Some people have a bad tendency to use the let property as a place to store unwanted furnishings, which they feel are too good to sell or throw out. Others think they are saving money by using their own excess furnishings, ornaments and oddments to furnish and equip a let dwelling. I can’t begin to tell you how many times I have seen rented homes overflowing with broken, mismatched and inappropriate furnishings, supplied by those too Scrooge-like to buy and replace with new.

This all too common habit creates several problems. It makes the property unappealing and chaotic. First impressions count – and a harmonious clutter-free house will find a ready, willing and able tenant much faster than one that is full of (yes, let’s just say it how it is) … rubbish. Poor or slow tenant take-up will create extended void periods, which is a shame, because the money earned by letting faster would probably offset the cost of purchasing new furnishings right from the start.

Secondly, old, broken and second-hand furnishings are unlikely to comply with the law. This means the landlord is putting himself at serious risk of being sued, either by the tenant or by the local authority or both. Furnishings must comply with current fire and health and safety legislation. They must be fit for the intended use and, in the case of appliances, they must operate properly and safely.

And finally, a property that is full to the brim with oddments of furniture, kitchen utensils, linens and a myriad of other items will simply cost a small fortune in unnecessary and additional expense. The more items you provide, the longer and more difficult it will be to follow check-in and check-out procedures at the start and end of tenancy. And if you employ an inventory clerk to draw-up and administer an inventory, the more they will charge you for their services.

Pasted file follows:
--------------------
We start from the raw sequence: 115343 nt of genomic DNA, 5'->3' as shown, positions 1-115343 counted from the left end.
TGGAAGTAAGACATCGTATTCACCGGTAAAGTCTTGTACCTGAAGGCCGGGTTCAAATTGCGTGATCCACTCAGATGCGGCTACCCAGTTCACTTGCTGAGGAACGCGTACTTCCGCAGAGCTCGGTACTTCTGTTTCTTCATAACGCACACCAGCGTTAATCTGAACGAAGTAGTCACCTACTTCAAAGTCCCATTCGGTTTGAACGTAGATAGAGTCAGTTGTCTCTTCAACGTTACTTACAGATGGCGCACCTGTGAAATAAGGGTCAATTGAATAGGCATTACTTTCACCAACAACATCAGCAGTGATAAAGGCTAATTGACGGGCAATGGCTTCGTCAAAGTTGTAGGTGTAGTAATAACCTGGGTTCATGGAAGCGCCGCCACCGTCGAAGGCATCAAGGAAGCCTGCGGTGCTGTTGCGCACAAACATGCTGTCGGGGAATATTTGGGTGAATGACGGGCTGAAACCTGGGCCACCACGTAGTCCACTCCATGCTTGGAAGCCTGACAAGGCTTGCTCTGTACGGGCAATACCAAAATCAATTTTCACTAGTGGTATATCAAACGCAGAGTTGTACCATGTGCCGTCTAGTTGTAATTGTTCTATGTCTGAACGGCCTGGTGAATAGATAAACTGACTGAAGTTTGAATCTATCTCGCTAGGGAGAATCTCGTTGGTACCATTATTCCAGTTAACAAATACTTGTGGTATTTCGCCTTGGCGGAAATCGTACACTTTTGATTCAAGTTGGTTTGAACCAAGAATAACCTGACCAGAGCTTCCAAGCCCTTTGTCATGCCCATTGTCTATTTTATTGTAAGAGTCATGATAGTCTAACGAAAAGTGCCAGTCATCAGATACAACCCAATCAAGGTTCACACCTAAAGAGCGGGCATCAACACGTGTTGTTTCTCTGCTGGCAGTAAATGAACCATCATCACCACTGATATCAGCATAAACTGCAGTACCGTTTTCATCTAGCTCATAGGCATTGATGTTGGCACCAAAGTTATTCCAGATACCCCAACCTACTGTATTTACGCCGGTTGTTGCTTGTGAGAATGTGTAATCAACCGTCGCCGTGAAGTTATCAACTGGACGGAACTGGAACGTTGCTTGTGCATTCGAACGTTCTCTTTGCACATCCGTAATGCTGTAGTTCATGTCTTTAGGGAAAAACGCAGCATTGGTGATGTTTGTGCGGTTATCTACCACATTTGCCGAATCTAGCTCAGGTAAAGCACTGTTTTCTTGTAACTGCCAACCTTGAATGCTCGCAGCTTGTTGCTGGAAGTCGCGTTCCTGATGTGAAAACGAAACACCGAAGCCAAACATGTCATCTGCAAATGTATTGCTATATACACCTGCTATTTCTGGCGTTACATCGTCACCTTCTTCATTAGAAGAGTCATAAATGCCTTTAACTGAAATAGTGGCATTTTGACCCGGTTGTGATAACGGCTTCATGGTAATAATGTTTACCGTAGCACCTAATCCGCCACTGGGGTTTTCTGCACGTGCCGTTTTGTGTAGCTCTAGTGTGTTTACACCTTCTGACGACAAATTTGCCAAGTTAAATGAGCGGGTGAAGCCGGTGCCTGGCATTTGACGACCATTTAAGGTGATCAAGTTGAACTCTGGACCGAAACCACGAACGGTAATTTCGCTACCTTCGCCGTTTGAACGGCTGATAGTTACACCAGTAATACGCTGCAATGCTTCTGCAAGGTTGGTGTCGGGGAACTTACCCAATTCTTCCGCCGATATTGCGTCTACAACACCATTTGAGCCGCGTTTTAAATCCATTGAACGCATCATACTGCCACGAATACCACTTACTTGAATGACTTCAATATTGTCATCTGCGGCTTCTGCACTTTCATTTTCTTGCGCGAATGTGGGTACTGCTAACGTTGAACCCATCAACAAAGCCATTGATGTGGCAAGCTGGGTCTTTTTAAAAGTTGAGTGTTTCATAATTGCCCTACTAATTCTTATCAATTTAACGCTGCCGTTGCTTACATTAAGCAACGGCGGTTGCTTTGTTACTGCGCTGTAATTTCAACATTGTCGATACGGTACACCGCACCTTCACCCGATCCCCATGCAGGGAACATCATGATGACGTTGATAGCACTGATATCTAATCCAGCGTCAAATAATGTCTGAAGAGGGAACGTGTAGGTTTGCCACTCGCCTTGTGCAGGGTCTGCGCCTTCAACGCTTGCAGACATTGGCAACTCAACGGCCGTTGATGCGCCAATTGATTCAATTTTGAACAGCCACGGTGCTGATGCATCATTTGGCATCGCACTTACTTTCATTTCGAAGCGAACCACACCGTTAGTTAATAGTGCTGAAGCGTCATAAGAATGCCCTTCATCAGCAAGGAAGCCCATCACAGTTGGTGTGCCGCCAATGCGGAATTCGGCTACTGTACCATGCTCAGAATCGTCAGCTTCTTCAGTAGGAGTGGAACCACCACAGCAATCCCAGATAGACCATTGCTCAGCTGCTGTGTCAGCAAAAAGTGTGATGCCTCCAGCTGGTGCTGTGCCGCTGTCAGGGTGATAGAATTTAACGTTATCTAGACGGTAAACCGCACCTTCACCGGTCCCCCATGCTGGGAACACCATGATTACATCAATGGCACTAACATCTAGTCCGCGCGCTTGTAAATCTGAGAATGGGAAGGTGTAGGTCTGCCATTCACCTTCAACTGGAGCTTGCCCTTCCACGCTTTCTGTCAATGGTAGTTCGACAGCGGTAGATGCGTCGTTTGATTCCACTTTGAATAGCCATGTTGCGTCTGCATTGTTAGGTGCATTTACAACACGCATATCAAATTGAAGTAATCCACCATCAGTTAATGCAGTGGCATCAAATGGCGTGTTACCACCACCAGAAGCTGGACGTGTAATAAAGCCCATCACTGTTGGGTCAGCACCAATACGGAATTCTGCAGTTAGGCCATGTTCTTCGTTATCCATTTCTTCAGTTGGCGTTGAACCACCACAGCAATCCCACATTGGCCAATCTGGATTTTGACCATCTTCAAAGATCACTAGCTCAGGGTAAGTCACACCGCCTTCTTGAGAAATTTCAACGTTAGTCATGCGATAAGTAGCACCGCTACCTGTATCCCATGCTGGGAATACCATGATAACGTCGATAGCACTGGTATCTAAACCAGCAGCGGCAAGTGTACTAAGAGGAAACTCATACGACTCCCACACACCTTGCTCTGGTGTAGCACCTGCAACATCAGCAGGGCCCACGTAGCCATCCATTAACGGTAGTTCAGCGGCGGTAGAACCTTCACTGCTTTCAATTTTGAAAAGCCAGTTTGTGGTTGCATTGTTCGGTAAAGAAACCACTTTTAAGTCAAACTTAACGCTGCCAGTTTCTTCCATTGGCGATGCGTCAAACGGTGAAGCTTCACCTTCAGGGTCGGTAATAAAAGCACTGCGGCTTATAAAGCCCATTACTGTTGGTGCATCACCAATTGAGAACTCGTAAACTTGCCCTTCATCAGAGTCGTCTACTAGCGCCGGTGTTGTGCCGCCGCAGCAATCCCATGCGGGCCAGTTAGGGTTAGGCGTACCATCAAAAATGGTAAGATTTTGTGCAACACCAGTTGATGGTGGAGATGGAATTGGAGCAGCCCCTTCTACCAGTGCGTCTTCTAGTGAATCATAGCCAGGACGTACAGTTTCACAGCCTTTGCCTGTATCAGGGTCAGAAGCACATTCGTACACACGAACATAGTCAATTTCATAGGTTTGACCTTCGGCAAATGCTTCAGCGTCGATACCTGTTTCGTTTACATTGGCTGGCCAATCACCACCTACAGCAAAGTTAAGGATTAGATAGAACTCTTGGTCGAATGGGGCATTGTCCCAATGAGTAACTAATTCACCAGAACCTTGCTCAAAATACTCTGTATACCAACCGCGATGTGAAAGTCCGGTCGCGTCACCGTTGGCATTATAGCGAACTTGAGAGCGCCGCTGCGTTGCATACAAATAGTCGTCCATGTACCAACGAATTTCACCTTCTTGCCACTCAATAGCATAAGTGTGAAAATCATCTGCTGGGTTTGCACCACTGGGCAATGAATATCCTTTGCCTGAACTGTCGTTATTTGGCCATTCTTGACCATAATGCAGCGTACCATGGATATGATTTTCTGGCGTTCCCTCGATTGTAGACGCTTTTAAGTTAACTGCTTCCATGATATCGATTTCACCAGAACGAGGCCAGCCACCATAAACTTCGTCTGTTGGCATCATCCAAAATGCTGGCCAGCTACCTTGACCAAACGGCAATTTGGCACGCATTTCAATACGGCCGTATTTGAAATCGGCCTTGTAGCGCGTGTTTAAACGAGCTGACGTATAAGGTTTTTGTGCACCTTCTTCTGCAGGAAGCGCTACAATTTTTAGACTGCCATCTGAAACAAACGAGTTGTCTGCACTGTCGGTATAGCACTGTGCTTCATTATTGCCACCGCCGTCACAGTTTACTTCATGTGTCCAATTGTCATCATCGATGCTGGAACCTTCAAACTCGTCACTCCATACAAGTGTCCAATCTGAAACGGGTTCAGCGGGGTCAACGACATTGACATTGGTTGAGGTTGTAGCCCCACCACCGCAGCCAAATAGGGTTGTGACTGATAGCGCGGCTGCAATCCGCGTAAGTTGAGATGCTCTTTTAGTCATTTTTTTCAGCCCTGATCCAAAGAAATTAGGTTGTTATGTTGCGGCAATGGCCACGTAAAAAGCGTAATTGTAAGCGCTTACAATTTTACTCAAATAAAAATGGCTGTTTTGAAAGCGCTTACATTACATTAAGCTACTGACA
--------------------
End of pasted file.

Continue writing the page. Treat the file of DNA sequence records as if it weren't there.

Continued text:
Remember too that in supplying these items, you are legally obliged to replace them, if they break down or get broken. The more things you supply, the more expensive it will be to maintain the endless list of furnishings, equipment and appliances during a tenancy. Most tenants only need the basics – a bed to sleep in, a wardrobe to hang their clothes in, enough plates and pans to prepare and eat food for themselves and perhaps a couple of guests. Experienced landlords rarely supply bed linen or towels, because most tenants would prefer to supply their own. The same is true of personal-choice items, such as pictures and small ornaments.

Stick to supplying only the basics and your property will remain clutter-free and feel more appealing to prospective tenant viewers. It will also be much easier and more cost-effective to manage throughout the period of tenancy.

Acquiring Permission to Let

Most investors, new and experienced, know the importance of asking a mortgage provider for permission to let a property. However, many fail to realise it is equally important – and a legal requirement – to obtain the authority of a leaseholder too, in the case of a leaseheld dwelling. Permission is usually granted (and cannot be unreasonably withheld), but failing to obtain permission in advance can have some serious consequences.